Viral Marketing

Building an Effective Business Profile on Twitter

Twitter for business

More and more businesses are looking to get onto Twitter – in this post we share some tips on how to get set up effectively.

As the popularity of microblogging continues to grow, Twitter’s becoming a tool more and more used by advertisers and marketers. In the same way that running a corporate or business blog is different from running a personal blog, running a corporate or business Twitter profile is different from running a personal Twitter profile.

 

Secure Your Name

Your username on Twitter is limited to 15 characters. If your company name is 15 characters or less, or can be reasonably abbreviated to 15 characters or less, secure it as soon as possible. Avoid using hyphens or underscores if possible, they almost always cause complications down the road. Even if you aren’t planning on using it right away, secure the name, as many people have reported Twitter is less than expeditious when addressing trademark issues.
 
If you have a large company and are going to have multiple people representing you, decide if you will be using one account, also called a role account, or using multiple accounts. If you are using multiple accounts use a naming convention like IBMJoe or DellKathy. If you are using one account for multiple people don’t hide that fact. If it makes sense, sign the tweet "@marysmith thanks for the tip ~john" or "@johnsmith thanks for letting us know ~ms".
 
 

Avatars Backgrounds and Profile Links

Most people on Twitter use and prefer to see an actual picture. For a corporate profile this is less important. A role account should almost always use either the official company logo or an appropriate logo derivation. You can feature an employee in a t-shirt or baseball cap with the logo if you want to give it a personal touch as long as the logo is identifiable.
 
While it’s not mandatory, having a custom or professional looking Twitter background is a huge plus. Keeping a consistent color palette and incorporating other recognizable visual elements from your main website or blog will help contribute to the overall impression of the brand.
 
Most corporate brands link their Twitter profile back to the main company website or company blog. An alternative would be to create a Twitter landing page. Having a contact email or a contact phone number on your Twitter profile page is another way to give your profile a more professional feel.

 

Replies, Tracking and Automation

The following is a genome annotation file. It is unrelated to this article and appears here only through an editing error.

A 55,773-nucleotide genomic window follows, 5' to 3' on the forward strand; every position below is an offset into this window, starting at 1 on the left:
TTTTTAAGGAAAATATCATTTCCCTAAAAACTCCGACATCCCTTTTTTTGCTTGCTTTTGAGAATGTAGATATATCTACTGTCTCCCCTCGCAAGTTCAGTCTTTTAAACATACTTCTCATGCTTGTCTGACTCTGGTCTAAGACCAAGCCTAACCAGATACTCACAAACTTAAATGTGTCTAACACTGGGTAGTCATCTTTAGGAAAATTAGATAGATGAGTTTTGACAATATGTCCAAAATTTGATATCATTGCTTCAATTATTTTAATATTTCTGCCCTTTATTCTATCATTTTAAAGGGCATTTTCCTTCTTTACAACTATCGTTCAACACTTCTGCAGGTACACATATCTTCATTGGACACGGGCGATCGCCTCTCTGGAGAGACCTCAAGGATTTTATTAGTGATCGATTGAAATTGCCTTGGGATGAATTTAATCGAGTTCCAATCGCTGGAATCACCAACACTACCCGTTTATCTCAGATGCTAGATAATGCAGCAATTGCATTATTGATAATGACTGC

Using the replies tab on Twitter is one of the most important things everyone on Twitter should be paying attention to. Check your replies tab to see who is talking to you or asking you a question. Try to answer them in a reasonable time-frame and as honestly as possible. Sometimes Twitter users will talk about your company but not to your company, to keep on top of you’ll need to monitor keywords.
 
Knowing what people are saying about your company or your high profile executives is a key facet of life on Twitter. You can use the Twitter search engine Summize to search for your company name, product name, or any vanity terms.
 
You can also subscribe to those searches via RSS. Sometimes Summize isn’t up to the task. We also use Tweetscan and Tweetbeep. Unfortunately one service never seems to get us 100% coverage for the keywords we’re interested in monitoring. We get some overlap using all three but right now it’s a necessary evil.
 
If you are on Twitter for any length of time there will occasions when you want to send a tweet at a specific time but unfortunately you won’t be in front of your computer. We use a combination of Twittermail and LetterMeLater. Twittermail allows you to set up a "secret" email address that will post to your Twitter account. LetterMeLater allows you to send an email at a specified day and time. Using the two together you can send a pre-written tweet at a specific time to your Twittermail secret email address. The 140 character limit is still in place and you should always test it before using it as Twitter functionality can sometimes be less than perfect.

 

Give a Little to Get a Little

Deciding to participate on Twitter is more than tweeting links to your latest blog post or press release, it’s about engaging with your community or customers. Answering generic industry questions are great ways to build a good image for your profile. You can use any of the automated search functions mentioned above to look for keywords or phrases that are related to your industry and that you can answer in a non self-serving way.
 
For example, a travel company could monitor for phrases and questions about passports and reply with the appropriate links to government or state websites. If the majority of your contributions aren’t self interested people will be a lot more tolerant and accepting when you do drop a link about yourself.

 

Damage Control and Knowing When to Respond

If you are monitoring your company name eventually you will encounter a negative tweet from someone else. In many cases this represents an opportunity to turn a negative into a positive by fixing a customers’ problem. However, sometimes the best response is no response at all. Knowing when to say nothing is often the more difficult part to learn. 

 

Be Professional

Twitter is a social medium and occasionally the people you follow will have conversations about sensitive topics such as politics, religion, relationships, or who was the best Star Trek Captain. Unless it’s part of your organizations’ mission statement and goal it’s best to remain out of the debate. 

 

Have a Sense of Humor

Sometimes when you are monitoring your keywords you’ll come across the opportunity to show a little personality and a sense of humor. As long as you can do it without insulting or hurting someone’s feelings it’s OK to have a little fun every once in a while.